Over the years the people of Harare have enjoyed access to a selection of smaller coffee shops and restaurants, sometimes located off the beaten track, as it were, and sometimes with an unusual mix of offerings.
Some have come and gone in a flash, while others have lingered longer.
Such a place at the present time is Café de Paris, a delightful and stylish venue on Churchill Avenue in Alexandra Park. It’s fairly new and is situated in a small business and retail complex that was once a residential property, and is quite different to what we normally see in Harare.
I remember a couple of decades ago a small coffee shop on the ground floor of the Kwame Nkrumah Avenue parkade, called Le Paris, but this is no relation of that one (although someone, clearly uninformed, did try to persuade me otherwise!).
One often thinks of a traditional café as being a sidewalk-style venue, from where one can watch the passing parade of people and vehicles, usually in a busy urban setting. Café de Paris, however, is in a relaxing and pleasant suburban setting, a building that was spruced up several years ago and is perhaps often called ‘the grey house’ these days, with its attractive modern grey finish.
The signage tells you that content includes “Viennoiserie”. This term — Austrian in origin, of course — usually refers to baked items made from a yeast-leavened dough in a manner similar to bread, or from puff pastry, but with added ingredients giving them a richer, sweeter character, approaching that of pastry.
The owner-manager is Marc Danville, a Frenchman with a flair for running a busy and friendly café with an emphasis on a French-style offering. Seating is outdoors on a deck behind the main building and it is charming and welcoming.
I have been twice of late, both on a Wednesday and therefore able to take advantage of a special mid-week visit by chef Raphael Montagny, who prepares a bright selection of crepes and galettes to add to the standard fare of the venue.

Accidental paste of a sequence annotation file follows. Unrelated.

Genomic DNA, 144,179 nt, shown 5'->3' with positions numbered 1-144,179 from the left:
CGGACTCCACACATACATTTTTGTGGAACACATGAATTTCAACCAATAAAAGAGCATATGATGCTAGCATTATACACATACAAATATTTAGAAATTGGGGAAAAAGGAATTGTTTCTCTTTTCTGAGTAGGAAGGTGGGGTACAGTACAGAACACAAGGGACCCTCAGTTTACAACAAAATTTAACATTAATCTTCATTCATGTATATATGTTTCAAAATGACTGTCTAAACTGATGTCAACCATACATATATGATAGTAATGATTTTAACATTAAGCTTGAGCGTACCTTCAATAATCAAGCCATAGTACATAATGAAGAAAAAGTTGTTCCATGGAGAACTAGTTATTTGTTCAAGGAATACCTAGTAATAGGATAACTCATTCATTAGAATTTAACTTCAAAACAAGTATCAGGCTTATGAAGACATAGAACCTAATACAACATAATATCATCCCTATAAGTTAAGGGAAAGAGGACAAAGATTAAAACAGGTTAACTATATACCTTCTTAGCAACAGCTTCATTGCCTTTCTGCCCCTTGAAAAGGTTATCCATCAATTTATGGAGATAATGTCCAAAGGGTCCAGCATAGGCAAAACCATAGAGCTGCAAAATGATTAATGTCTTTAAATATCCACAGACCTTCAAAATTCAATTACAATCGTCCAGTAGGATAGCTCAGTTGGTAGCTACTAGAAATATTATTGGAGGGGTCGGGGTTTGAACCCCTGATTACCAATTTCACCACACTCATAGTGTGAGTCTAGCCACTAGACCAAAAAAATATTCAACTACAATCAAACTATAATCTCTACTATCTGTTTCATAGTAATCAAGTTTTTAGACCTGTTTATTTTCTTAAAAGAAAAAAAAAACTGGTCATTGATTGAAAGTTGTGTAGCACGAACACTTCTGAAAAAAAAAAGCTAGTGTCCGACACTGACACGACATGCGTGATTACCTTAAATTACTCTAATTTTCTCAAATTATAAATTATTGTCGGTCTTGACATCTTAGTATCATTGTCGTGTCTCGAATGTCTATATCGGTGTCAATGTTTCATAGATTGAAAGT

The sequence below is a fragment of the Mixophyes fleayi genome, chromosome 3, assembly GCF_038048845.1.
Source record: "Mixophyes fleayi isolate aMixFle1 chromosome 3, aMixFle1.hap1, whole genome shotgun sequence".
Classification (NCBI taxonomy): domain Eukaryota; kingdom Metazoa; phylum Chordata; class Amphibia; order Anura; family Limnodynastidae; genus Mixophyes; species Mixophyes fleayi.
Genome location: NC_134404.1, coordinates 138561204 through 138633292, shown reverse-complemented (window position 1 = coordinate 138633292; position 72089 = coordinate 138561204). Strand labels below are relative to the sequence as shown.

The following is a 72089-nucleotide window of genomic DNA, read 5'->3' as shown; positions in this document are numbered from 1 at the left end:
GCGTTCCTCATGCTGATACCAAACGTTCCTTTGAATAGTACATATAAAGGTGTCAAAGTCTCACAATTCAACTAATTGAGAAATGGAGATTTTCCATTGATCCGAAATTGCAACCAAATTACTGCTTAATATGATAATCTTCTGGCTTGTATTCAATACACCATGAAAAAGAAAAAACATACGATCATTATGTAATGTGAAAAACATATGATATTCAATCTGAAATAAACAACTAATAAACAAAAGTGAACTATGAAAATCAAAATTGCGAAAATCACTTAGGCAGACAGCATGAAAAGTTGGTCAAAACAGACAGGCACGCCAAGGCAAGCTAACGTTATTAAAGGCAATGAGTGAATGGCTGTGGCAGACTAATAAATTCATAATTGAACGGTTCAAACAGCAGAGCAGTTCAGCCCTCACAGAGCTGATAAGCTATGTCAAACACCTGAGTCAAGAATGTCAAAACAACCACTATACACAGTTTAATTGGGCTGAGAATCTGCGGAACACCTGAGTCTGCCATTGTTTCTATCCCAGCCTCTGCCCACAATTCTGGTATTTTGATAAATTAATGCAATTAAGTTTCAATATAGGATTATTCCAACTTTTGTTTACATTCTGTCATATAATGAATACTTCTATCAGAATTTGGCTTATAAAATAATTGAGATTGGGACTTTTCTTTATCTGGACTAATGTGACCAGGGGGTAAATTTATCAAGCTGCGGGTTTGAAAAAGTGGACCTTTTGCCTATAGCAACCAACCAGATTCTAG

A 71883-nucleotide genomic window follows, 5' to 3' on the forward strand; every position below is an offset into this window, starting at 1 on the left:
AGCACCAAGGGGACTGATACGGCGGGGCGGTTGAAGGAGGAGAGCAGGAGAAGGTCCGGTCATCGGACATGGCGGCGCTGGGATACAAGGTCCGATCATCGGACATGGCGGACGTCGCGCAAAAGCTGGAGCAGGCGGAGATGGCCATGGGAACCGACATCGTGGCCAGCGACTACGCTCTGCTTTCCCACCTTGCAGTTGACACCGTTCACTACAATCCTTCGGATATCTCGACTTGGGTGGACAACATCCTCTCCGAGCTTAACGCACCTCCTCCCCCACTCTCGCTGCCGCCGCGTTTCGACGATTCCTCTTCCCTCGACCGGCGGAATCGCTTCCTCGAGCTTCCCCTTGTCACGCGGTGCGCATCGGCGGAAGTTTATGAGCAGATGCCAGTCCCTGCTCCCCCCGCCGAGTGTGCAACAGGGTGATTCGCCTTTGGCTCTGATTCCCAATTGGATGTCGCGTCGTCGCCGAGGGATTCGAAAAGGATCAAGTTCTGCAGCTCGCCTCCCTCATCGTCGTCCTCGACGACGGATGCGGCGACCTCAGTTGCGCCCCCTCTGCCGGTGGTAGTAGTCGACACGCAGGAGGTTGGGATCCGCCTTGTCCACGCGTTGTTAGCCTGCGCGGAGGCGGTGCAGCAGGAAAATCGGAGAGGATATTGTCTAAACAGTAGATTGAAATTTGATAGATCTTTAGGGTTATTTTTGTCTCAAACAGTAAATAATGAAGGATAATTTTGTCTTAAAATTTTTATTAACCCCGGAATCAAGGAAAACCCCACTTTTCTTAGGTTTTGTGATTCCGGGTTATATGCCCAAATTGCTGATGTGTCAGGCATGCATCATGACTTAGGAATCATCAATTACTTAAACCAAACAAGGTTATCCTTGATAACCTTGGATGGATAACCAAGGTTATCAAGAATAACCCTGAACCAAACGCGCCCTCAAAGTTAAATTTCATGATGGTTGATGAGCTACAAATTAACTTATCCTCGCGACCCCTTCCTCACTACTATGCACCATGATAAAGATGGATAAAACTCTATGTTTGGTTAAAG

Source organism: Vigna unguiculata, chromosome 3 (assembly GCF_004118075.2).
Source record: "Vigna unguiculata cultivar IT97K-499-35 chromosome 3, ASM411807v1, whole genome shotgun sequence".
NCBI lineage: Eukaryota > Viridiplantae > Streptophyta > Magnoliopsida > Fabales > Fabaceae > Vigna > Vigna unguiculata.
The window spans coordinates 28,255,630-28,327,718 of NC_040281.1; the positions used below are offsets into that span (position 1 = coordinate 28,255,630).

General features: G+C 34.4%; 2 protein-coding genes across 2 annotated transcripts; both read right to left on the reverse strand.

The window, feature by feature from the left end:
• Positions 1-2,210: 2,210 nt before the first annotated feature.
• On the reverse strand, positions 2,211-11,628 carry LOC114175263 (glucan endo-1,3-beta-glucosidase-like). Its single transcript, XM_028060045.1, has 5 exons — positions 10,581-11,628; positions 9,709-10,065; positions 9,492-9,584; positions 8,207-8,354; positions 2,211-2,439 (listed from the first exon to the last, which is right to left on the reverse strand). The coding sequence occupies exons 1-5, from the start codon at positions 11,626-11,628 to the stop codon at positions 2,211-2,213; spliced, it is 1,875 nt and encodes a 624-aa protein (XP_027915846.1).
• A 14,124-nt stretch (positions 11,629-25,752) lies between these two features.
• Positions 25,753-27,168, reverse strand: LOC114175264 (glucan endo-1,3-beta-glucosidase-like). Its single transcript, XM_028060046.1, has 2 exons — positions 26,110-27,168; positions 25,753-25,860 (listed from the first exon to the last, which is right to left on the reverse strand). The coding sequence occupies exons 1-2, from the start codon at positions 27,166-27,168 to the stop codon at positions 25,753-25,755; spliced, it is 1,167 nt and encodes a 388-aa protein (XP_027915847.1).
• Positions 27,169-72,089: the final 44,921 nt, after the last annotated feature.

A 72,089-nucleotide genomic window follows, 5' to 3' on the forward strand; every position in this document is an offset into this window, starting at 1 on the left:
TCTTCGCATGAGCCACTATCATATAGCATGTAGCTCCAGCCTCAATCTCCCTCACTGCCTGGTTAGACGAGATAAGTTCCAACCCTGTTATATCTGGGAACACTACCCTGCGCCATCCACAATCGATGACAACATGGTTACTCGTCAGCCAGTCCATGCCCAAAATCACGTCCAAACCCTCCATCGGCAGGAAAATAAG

The crepe is well known to us all: pancakes with thin pastry and usually with sweet flavour or accompaniments. The galette is a lesser-known expression here in Zimbabwe, perhaps; it can be a flat round or freeform crusty cake, or it can be a Breton galette, which is as in the case of the ones at Café de Paris — a flat pancake made with buckwheat flour and presented with a savoury filling or accompaniment.
Café de Paris is a patisserie as well as a café, and there is a steady flow of folk coming to buy the treats on offer, from pies and pastries to baguettes and macaroons. These can also be enjoyed on site, with a delightful cup of coffee, and both times I have visited there has been a fair sprinkling of guests doing just that.
The first time we ate there I had a galette with brie and mushrooms, while my guest had a very filling crepe with sugar and lemon. For taking away we also bought a chicken and mushroom pie and an apple tart.
This week, just before the cold snap, my guest had a chicken and mushroom pie at my recommendation and I had another galette, this time with a butternut, brie and pecan content. Both times we accompanied the food with plentiful cappuccino.
The selection of crepes is available for between $2.50 and $5, while the galettes are priced from $6 to $10. The pie was $5, a reasonable price for a superb product that featured pastry made exclusively with butter.
Next time I think I might go for a sweeter option and try the tantalising-sounding crepes with Belgian dark or milk chocolate, topped off with orange zest and almonds. Inside the reception is an attractive display of the other pastries and treats.
Marc is a charming host, and he seems to be pleased to chat to his customers, of whom there is an interesting mix of people, including a lot of diplomats and expats who clearly enjoy the products to take home.
On the most recent visit, there was a sourdough baguette that was proving very popular.
Around the venue is a selection of other businesses, ranging from an estate agency to a dental practice, and immediately adjacent to the café is a well-stocked picture and framing shop, so I should think many of the folks who go to these venues pop into Café de Paris for a coffee and chat before or after their business.
Being on Churchill Avenue, the venue is easily accessible to people from various parts of Harare, and this is quite important as more and more people find the distressing standards of driving in the city put them off going too far.
It’s open between Monday and Friday from 7am to 5pm and on Saturday from 7am to 1pm, closed only on Sunday. Chef Montagny is there each Wednesday from 11am to 4pm.
Café de Paris is a charming and friendly coffee shop and bakery, and is at 47 Churchill Avenue, Alexandra Park. Call 0778 078801 for information and orders.